Before Agreeing to Pay,
Find Out the Price
12 February 2013

Obvious, don’t you think? And yet the idea is wholly foreign to American health care.

When the Clintons came into Washington in 1992, determined to enact universal health care, I said to myself, and shouted to those nearby, that they’d have been wiser to begin with an examination of health care costs, which were obviously not market-priced at the time. Just how out of whack costs were and are, however, even I couldn’t have imagined. Today’s Times features a senior thesis by one Jaime Rosenthal, at Washington University in St Louis. Rosenthal called up more than 100 hospitals to ask how much a hip replacement would cost his (fictitious) grandmother. It should be no surprise that many hospitals had a hard time answering the question. What is a surprise is the range of prices: from $11,000 to $126,000.

Dr. Cram said the study did contain some good news: some of the country’s top-ranked hospitals came up with “bargain basement prices” in response to repeated calls. “If you’re a good consumer and shop around, you can get a good price — you don’t have to pay $120,000 for a Honda,” he said.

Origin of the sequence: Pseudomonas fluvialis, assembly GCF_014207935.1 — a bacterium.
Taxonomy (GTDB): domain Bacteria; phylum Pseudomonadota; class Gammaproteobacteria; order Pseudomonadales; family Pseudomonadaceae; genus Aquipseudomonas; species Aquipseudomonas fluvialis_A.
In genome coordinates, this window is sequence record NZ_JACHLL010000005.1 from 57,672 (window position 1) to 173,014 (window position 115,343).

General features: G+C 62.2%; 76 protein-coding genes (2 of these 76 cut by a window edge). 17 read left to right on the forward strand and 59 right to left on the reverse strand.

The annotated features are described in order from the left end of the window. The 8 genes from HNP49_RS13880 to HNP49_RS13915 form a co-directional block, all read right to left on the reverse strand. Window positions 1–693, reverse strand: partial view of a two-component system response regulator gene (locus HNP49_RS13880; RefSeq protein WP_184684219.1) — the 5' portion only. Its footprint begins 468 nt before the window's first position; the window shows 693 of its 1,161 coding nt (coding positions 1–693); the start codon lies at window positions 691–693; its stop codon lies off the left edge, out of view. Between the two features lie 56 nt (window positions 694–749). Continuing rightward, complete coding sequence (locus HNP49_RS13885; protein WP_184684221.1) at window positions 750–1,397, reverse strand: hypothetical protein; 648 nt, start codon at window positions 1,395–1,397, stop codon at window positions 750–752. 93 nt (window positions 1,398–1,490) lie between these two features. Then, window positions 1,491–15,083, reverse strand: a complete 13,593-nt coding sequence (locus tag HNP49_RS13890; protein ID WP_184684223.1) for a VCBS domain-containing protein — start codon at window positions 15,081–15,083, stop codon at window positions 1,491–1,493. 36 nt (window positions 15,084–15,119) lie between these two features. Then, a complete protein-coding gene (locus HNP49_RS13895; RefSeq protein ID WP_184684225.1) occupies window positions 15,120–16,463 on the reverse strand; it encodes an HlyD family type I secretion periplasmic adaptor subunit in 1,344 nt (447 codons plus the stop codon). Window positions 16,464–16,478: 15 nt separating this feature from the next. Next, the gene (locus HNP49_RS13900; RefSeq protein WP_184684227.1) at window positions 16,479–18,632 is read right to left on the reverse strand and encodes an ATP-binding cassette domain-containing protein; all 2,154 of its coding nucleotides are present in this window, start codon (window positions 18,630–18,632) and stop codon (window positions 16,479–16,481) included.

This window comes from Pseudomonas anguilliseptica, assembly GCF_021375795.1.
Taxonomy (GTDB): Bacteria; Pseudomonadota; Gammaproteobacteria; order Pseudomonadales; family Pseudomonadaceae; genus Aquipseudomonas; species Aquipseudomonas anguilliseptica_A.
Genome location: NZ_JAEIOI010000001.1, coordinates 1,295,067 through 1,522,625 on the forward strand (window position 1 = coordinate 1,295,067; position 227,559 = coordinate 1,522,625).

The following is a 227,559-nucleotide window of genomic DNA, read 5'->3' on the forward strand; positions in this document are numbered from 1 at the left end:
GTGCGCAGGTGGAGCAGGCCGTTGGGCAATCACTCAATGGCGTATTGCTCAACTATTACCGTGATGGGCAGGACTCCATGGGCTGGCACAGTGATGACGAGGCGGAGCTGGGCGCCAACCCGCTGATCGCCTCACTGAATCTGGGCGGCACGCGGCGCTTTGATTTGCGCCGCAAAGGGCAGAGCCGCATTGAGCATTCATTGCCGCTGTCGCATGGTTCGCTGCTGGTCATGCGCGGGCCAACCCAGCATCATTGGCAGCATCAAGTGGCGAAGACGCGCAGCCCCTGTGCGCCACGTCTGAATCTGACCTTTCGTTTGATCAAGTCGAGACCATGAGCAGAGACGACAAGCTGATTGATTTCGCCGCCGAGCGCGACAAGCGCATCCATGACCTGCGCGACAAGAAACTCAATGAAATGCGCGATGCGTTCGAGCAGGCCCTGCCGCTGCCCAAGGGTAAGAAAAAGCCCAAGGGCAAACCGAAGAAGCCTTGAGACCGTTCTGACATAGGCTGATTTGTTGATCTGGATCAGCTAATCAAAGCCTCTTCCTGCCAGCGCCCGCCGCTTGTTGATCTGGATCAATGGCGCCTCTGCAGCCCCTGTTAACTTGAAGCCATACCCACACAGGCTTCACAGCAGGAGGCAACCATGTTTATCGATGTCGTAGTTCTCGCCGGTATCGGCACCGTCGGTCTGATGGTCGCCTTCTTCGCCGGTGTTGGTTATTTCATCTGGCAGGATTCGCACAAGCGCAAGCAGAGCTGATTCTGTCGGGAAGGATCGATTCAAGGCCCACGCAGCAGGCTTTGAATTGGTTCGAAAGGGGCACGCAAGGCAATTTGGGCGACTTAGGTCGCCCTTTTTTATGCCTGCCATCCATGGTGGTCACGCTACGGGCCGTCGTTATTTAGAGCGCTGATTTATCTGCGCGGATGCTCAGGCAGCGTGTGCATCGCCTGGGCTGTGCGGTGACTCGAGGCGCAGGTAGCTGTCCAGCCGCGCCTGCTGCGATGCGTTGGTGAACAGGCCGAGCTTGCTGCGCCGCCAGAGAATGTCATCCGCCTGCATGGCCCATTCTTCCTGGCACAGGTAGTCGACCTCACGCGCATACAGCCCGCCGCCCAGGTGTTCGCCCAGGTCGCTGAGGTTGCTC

But that shopping can be arduous in a market not set up to respond to consumers. To get a total price, Ms. Rosenthal often had to call the hospital to get its estimate for on-site care, and a separate quote from doctors. And many were simply perplexed when she asked for a price upfront, Ms. Rosenthal said, adding, “The people who answered didn’t know what to do with the question.”

Hip replacement is a common procedure that many older people require. Somebody has got some work cut out.

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